A new year — and a clear sky — offers a chance to reconnect with a passion for stargazing.

Winter sky
Orion and its nebula shine over snowy mountains.
Omid Ghiasoddin / S&T Online Photo Gallery

It was New Year’s Eve Eve — New Year’s Eve Squared? — and a friend sent an email to our writers’ group about greeting the coming year with deliberate passion and cheer. There was a reply chain about setting aside difficulties in order to appreciate the bigger picture, like celebrating that you’re on a hike in an old-growth forest instead of lamenting the cold rain.

In short, we wanted to prioritize enthusiasm, re-centering our experiences to focus on the positive despite the humdrum, and to appreciate the awesomeness of each moment so that nothing becomes “old hat.” It’s a worthy theme for a new year.

Later that night, I was reminded of what makes me enthusiastic without effort or reframing: I love winter stargazing, beyond measure.

I’d been sitting in bed, starting a new chapter of Katherine May’s Wintering, when I heard a couple of odd bangs outside. Had the catalytic converter thieves finally come for my ancient vehicle? I stuck my head outside and exclaimed, “Are you kidding me?!”

Because Orion towered overhead, crisp and clear against a velvet black sky, after weeks of a near-constant overcast soup of rain, snow, and ice. The Clear Sky Chart hadn’t hinted at this reprieve, but a wide stretch from Sirius to the Pleiades and beyond was open and calling.

Also, there were no catalytic converter pirates in sight.

I was already exhausted and not feeling great. Rather than expending my remaining energy on carrying equipment outside to set up in the snow, I pulled on some thick socks beneath my pajamas, slipped into my winter coat, and grabbed my favorite pair of binoculars.

The view was tremendous, one I had been missing too long. I stood on the porch and tilted my binoculars upward. I gasped when I scanned Orion and picked out the Orion Nebula, with some help from my imagination. My breath caught as I moved across the Hyades; somehow I always forget how magnificent and dense that cluster is. When I landed on the Pleiades, I exclaimed, “Oh, hey!” and laughed like a giddy child. The stars were as bright and sharp as scattered diamonds.

My physical energy flagged, but my heart soared. Throughout the autumn, I’d worried that my astronomy habit was waning. We’d had so many overcast and rainy nights, while my gear sat gathering dust. I watched live rocket launches and online tours of the night sky, but the occasional cloud breaks had grown fewer and farther between and just weren’t worth the effort.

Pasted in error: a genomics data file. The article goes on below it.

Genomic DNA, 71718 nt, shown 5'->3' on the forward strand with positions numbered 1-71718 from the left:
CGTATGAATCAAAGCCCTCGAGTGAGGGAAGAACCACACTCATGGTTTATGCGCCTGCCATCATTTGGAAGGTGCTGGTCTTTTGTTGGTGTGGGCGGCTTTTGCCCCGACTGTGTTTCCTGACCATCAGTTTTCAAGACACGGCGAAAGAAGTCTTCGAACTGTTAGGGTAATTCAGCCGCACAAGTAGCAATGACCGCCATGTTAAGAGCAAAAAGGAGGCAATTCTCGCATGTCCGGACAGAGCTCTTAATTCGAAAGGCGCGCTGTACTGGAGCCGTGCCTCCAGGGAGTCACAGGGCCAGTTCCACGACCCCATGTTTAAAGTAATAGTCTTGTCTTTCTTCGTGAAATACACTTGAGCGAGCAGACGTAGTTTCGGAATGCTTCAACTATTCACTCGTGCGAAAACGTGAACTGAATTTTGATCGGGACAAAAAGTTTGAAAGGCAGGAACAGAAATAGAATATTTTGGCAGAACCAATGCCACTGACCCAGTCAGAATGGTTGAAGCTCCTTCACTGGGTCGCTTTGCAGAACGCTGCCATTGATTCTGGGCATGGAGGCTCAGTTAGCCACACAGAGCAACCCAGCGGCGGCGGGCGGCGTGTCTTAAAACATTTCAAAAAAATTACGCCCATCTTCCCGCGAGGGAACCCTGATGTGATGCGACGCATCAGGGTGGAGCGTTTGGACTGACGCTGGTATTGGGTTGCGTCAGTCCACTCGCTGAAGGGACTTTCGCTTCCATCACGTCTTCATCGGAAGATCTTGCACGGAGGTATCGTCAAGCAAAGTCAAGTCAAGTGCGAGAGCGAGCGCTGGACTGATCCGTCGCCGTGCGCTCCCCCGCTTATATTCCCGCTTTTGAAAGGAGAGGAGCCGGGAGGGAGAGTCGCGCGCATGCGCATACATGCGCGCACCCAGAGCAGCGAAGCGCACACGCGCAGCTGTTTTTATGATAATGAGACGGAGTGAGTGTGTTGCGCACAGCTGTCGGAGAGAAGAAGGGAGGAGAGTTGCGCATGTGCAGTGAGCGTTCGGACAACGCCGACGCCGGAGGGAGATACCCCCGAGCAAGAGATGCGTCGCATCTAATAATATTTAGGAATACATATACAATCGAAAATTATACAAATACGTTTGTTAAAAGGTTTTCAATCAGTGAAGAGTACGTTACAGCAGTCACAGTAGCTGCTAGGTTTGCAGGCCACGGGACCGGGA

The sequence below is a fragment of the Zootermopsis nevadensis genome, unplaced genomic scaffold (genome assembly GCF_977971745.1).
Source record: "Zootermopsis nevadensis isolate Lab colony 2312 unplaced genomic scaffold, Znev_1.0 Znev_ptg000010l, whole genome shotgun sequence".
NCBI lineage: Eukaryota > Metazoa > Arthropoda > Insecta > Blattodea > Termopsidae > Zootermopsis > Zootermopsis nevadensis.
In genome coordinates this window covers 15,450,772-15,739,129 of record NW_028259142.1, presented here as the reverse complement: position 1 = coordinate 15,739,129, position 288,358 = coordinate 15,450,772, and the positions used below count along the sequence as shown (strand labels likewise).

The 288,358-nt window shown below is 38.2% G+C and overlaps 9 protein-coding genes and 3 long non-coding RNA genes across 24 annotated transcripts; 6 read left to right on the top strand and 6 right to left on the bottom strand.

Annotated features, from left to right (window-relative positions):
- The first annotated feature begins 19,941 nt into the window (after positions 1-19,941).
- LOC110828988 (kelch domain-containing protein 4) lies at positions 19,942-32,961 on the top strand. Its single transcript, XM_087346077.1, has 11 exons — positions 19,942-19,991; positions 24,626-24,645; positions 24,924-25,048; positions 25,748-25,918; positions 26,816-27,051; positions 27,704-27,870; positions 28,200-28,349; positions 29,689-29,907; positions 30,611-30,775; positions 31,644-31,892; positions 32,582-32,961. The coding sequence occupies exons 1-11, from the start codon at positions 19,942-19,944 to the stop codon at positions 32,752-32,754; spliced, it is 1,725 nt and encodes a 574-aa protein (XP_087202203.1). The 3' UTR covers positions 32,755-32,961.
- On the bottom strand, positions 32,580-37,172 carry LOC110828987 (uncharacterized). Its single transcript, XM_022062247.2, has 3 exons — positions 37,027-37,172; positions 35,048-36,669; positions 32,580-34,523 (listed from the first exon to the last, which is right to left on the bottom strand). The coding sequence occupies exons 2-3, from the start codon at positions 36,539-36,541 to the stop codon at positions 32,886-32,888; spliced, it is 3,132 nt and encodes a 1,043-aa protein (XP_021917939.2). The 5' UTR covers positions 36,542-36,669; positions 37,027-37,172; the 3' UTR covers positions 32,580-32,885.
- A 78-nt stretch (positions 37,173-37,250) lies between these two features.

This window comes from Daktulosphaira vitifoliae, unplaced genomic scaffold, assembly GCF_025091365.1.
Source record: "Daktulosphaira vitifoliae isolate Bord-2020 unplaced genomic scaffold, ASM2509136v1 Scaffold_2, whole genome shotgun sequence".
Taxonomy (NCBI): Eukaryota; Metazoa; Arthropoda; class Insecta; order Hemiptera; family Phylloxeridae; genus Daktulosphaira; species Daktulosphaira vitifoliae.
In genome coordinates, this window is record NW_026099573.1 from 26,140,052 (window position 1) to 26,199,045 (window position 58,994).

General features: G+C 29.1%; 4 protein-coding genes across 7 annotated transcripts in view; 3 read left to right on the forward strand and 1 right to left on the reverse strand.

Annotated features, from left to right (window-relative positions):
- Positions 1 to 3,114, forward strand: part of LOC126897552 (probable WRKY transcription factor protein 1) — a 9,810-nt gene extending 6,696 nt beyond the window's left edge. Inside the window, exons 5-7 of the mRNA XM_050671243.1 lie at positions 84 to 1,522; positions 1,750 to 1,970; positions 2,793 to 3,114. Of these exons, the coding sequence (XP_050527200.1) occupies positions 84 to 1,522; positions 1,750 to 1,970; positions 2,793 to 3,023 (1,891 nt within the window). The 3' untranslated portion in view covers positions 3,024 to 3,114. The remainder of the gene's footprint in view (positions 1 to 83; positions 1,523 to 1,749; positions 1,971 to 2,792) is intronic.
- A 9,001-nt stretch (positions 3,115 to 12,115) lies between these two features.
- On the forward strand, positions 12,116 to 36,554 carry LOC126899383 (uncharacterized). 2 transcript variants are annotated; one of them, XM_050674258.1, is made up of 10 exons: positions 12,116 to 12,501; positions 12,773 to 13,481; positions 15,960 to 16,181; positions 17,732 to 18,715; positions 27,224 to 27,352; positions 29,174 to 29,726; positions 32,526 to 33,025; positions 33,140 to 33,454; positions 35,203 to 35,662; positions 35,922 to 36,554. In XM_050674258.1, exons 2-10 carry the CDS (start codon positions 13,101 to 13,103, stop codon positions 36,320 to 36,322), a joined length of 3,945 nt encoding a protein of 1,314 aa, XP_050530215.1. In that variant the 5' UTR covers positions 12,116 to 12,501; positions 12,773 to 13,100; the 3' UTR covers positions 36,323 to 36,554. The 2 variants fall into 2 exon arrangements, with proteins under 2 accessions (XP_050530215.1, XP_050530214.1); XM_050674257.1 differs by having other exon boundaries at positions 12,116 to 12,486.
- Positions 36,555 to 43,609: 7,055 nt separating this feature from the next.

Winter stargazing is easier on my body: I can sit in the cool quiet and fill myself to overflowing with celestial sights in the early evening, sometimes before dinner. Though I’ve not yet found a pair of warm gloves that are nimble enough for switching out eyepieces and fine-tuning the focuser, there are few if any intrusions by nighttime walkers or loud, bright parties in nearby yards. Winter is the time when so many old and new astronomical favorites come out to play. I can look up to be filled with wonder and genuine passion all over again.

A few minutes with a pair of 7×35 binoculars on an icy-cold night brought that enthusiasm roaring back to life. I was laughing through tears as I came back inside. Maybe I shouldn’t have been surprised that, just as before, the stars had brought me back to myself and rekindled a flame in the chilly darkness. I picked up my book and grinned my way through May’s quest for the aurora borealis.

I never did figure out what that banging noise was, but I went to bed dreaming of the Orion Nebula.

Comments


Image of Edu

Edu

January 6, 2022 at 11:12 am

Hermoso relato, sin duda alguna....!

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Anthony Barreiro

January 7, 2022 at 5:31 pm

Thanks very much. Unexpected clear skies are always welcome, especially when we've been getting enough rain to enjoy clear skies without worrying about drought! During the late afternoon and early evening of 17 December there was a break in the clouds here in San Francisco. I walked up Bernal Hill with binoculars and caught a final glimpse of Comet Leonard very low in the southwest. That made me happy.

I love fingerless wool gloves for skywatching. They provide about 80% of the warmth of full fingered gloves, and 100% of the dexterity of bare hands. A few years back I got a pair of fingerless gloves with a mitten end that folded back to expose your fingers. I didn't care for those. The mitten end always got in the way, bumped into things, and prevented me from putting my hands in my pockets. I've had several pair of plain fingerless gloves, wear them until they wear out and get another.

P.S. to the web editor -- Ms. Willis' wonderful essays are featured in the weekly email, but not in the news feed on the website. I can never find them to reread them or to send the link to friends.

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